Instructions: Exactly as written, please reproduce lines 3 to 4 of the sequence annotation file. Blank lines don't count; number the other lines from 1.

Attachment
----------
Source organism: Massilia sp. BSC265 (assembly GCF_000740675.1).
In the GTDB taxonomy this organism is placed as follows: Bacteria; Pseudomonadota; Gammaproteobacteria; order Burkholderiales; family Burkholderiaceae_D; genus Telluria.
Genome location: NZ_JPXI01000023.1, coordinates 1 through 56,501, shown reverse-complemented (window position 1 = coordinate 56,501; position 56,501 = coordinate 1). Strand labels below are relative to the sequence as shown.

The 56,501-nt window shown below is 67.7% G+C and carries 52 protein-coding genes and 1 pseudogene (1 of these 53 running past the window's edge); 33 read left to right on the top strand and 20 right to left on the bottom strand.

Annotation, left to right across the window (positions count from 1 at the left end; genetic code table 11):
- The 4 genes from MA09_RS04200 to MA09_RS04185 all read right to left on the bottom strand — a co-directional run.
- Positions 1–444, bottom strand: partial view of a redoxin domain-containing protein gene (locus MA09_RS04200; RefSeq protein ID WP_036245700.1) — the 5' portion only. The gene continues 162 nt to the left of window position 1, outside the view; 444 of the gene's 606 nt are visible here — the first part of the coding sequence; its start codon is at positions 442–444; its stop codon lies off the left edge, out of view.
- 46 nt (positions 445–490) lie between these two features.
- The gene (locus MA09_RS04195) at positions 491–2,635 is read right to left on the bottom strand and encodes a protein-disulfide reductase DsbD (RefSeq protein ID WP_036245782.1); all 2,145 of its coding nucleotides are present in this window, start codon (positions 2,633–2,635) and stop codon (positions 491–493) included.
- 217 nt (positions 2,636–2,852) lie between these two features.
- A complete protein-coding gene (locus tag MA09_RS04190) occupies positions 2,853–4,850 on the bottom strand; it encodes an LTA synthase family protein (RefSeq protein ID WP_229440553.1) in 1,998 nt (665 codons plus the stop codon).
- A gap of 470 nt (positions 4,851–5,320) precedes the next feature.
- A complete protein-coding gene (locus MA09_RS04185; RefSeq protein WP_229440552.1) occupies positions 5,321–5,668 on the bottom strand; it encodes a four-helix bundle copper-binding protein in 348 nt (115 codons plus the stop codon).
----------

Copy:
Genome location: NZ_JPXI01000023.1, coordinates 1 through 56,501, shown reverse-complemented (window position 1 = coordinate 56,501; position 56,501 = coordinate 1). Strand labels below are relative to the sequence as shown.

The 56,501-nt window shown below is 67.7% G+C and carries 52 protein-coding genes and 1 pseudogene (1 of these 53 running past the window's edge); 33 read left to right on the top strand and 20 right to left on the bottom strand.